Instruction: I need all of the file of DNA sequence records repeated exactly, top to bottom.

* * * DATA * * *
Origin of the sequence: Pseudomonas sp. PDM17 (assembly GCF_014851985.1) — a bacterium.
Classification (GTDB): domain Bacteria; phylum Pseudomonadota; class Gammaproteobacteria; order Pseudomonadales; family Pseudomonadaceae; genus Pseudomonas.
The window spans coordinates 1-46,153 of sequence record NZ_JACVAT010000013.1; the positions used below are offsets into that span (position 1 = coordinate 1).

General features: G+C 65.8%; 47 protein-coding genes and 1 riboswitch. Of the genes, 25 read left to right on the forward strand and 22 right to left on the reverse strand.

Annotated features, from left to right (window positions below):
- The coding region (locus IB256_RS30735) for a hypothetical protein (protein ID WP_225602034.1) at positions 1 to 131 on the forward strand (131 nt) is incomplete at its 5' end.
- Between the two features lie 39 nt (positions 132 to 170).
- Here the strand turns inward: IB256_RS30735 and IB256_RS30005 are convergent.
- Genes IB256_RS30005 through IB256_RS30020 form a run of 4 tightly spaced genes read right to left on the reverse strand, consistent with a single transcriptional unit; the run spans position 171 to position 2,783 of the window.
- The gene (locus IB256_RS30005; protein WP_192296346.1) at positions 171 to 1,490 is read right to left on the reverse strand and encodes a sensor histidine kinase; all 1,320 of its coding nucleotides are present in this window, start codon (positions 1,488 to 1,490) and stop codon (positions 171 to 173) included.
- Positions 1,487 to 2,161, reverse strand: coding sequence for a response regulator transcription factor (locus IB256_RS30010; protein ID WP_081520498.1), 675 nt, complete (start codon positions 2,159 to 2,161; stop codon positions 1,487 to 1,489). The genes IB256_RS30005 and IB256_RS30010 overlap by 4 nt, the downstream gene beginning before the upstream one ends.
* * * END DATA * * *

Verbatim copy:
Origin of the sequence: Pseudomonas sp. PDM17 (assembly GCF_014851985.1) — a bacterium.
Classification (GTDB): domain Bacteria; phylum Pseudomonadota; class Gammaproteobacteria; order Pseudomonadales; family Pseudomonadaceae; genus Pseudomonas.
The window spans coordinates 1-46,153 of sequence record NZ_JACVAT010000013.1; the positions used below are offsets into that span (position 1 = coordinate 1).

General features: G+C 65.8%; 47 protein-coding genes and 1 riboswitch. Of the genes, 25 read left to right on the forward strand and 22 right to left on the reverse strand.

Annotated features, from left to right (window positions below):
- The coding region (locus IB256_RS30735) for a hypothetical protein (protein ID WP_225602034.1) at positions 1 to 131 on the forward strand (131 nt) is incomplete at its 5' end.
- Between the two features lie 39 nt (positions 132 to 170).
- Here the strand turns inward: IB256_RS30735 and IB256_RS30005 are convergent.
- Genes IB256_RS30005 through IB256_RS30020 form a run of 4 tightly spaced genes read right to left on the reverse strand, consistent with a single transcriptional unit; the run spans position 171 to position 2,783 of the window.
- The gene (locus IB256_RS30005; protein WP_192296346.1) at positions 171 to 1,490 is read right to left on the reverse strand and encodes a sensor histidine kinase; all 1,320 of its coding nucleotides are present in this window, start codon (positions 1,488 to 1,490) and stop codon (positions 171 to 173) included.
- Positions 1,487 to 2,161, reverse strand: coding sequence for a response regulator transcription factor (locus IB256_RS30010; protein ID WP_081520498.1), 675 nt, complete (start codon positions 2,159 to 2,161; stop codon positions 1,487 to 1,489). The genes IB256_RS30005 and IB256_RS30010 overlap by 4 nt, the downstream gene beginning before the upstream one ends.